Ask any tech company to name its biggest challenge and the answer is likely to be the shortage of manpower, whether engineerssoftware developers or people who can drive market expansion. 

Singapore does not lack these professionals but they are locked up in start-ups, said Mr Steve Leonard, executive deputy chairman of the Infocomm Development Authority (IDA). 

Mr Leonard has met start-up founders who are passionate and want to change the world, and are busy trying to create products that have a "reasonable chance of crossing the moat". 

However, there are others who cannot "make the vertical leap to fix something better or create something faster and cheaper that people must have", he said. 

"Better they fail and fail fast." 

Failure is painful, but those founders would be gaining experience that would give them a better stab at making a success in their next endeavour, he noted. 

But more significantly, failed companies would release the engineers, software developers and other experts that the start-up market needs.

Mr Leonard, who joined the IDA in June, spoke to The Straits Times in San Francisco last month when he was there to visit tech companies and meet Singaporean software developers and engineers working in Silicon Valley.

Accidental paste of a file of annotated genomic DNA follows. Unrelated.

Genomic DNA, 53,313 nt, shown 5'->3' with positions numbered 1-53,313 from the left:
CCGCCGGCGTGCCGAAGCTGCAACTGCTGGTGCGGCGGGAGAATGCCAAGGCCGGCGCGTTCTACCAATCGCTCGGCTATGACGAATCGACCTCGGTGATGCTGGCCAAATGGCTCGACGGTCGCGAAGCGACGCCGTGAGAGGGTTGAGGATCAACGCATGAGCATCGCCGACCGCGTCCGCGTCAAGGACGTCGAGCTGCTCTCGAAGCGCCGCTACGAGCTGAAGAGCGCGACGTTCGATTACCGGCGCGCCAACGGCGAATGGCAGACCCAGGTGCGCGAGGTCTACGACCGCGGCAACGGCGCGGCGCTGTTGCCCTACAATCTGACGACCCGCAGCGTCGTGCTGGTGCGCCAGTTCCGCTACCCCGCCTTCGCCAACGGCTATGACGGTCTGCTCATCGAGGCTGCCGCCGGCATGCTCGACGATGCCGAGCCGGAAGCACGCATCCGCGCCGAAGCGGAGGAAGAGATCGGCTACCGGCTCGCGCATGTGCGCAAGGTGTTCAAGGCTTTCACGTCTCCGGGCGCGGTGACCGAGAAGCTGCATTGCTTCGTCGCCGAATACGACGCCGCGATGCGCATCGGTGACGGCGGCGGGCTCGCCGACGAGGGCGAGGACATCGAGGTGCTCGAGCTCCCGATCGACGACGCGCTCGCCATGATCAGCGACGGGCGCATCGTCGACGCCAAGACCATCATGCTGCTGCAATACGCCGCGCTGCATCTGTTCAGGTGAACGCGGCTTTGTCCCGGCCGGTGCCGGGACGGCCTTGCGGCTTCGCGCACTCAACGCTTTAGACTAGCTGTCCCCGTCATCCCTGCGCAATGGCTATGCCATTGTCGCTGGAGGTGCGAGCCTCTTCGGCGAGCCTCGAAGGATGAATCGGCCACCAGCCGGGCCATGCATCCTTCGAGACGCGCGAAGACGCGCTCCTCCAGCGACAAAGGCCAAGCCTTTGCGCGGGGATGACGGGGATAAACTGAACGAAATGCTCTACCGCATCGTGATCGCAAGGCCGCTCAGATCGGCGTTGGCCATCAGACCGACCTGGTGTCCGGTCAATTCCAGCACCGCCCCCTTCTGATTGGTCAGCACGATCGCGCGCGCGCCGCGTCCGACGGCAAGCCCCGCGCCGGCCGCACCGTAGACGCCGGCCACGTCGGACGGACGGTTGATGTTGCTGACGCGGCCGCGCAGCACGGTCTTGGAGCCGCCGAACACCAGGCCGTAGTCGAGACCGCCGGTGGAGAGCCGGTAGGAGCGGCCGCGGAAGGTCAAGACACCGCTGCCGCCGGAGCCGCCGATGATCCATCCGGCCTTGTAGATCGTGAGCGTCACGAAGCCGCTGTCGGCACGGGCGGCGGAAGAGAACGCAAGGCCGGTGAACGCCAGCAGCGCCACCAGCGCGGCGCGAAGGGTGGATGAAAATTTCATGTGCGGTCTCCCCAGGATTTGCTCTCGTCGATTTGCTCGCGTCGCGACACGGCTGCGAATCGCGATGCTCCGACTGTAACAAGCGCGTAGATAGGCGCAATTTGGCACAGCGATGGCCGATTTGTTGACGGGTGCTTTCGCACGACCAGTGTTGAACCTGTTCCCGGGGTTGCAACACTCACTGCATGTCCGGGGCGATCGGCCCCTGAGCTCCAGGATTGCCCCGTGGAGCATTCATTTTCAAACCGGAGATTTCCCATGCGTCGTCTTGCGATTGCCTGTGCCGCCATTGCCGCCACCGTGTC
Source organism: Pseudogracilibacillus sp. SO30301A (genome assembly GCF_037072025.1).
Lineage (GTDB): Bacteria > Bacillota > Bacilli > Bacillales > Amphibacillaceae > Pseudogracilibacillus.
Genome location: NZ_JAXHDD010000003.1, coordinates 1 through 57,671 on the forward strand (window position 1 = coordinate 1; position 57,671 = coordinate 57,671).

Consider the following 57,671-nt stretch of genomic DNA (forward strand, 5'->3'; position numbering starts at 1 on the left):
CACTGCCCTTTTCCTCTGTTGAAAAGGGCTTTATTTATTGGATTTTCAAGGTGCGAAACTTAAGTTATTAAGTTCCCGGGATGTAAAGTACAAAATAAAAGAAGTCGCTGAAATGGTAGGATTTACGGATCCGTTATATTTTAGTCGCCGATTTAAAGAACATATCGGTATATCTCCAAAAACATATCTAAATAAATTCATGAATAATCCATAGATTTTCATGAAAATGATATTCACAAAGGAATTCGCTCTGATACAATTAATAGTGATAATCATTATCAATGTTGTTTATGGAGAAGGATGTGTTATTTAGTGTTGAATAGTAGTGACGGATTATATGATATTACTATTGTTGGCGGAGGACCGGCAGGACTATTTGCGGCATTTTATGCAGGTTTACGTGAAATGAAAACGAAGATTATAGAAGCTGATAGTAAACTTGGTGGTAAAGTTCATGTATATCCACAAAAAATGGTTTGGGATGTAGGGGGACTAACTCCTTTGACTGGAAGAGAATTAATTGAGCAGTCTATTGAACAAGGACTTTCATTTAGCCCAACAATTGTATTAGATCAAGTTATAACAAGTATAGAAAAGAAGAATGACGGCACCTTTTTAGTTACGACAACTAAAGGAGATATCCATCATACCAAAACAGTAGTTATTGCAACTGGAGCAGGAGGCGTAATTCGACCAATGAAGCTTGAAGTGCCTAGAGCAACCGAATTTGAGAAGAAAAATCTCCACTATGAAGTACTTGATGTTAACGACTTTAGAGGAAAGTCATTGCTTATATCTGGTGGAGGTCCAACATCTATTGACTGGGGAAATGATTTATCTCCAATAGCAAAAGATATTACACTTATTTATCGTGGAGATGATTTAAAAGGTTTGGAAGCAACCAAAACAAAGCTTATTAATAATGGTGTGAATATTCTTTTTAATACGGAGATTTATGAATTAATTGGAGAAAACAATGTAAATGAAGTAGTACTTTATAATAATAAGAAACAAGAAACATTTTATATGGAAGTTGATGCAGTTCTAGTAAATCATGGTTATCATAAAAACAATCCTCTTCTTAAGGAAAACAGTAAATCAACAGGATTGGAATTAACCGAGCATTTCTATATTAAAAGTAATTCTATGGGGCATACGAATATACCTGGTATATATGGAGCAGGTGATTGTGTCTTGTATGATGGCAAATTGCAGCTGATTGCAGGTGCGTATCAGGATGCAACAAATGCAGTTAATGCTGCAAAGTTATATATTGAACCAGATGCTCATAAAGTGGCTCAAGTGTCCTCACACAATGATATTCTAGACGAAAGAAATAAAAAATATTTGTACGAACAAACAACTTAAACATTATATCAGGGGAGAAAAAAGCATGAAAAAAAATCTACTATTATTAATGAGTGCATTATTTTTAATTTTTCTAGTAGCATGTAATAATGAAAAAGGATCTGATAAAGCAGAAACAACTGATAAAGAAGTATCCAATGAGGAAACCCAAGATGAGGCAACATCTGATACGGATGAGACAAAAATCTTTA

He was formerly the president of software firm EMC Asia-Pacific and Japan, and has lived in Singapore for many years. He has been on the IDA board since 2009. 

Mr Leonard recounted that easily available start-up funding over the past few years had encouraged entrepreneurship and innovation

However, the growing number of start-ups - in the low hundreds - also strained the tight market for information technology professionals. 

It is not that the IDA wants to reduce its funding for start-ups, but he asked: "Is it dollars funding ideas or companies? 

"I want IDA to better reflect our role where grants are concerned. I don't want grants to be our main value. We must try to coach, mentor small companies, help them develop business plans and market their products together with their investors." 

Another way of getting sufficient IT talent here is to attract Singaporean tech professionals working in Silicon Valley to return home. 

It is the opportunity to work on the leading edge of technology as well as the good salaries that have lured them there, he added. 

So Singapore must create similar opportunities - big IT leading-edge projects - that will entice them to return to Singapore. 

One strategy would be to build global companies. No Singapore company has made a global impact since Creative Technology, which dominated the sound card business, he said. 

"I want to develop 15 great local tech companies in the next few years... product-oriented companies that have the potential to expand regionally or globally." 

Singapore tech professionals overseas may return to work in such companies if they know they can make a global impact, said Mr Leonard.

But it is still too early to give details as the IDA is still drawing up manpower plans.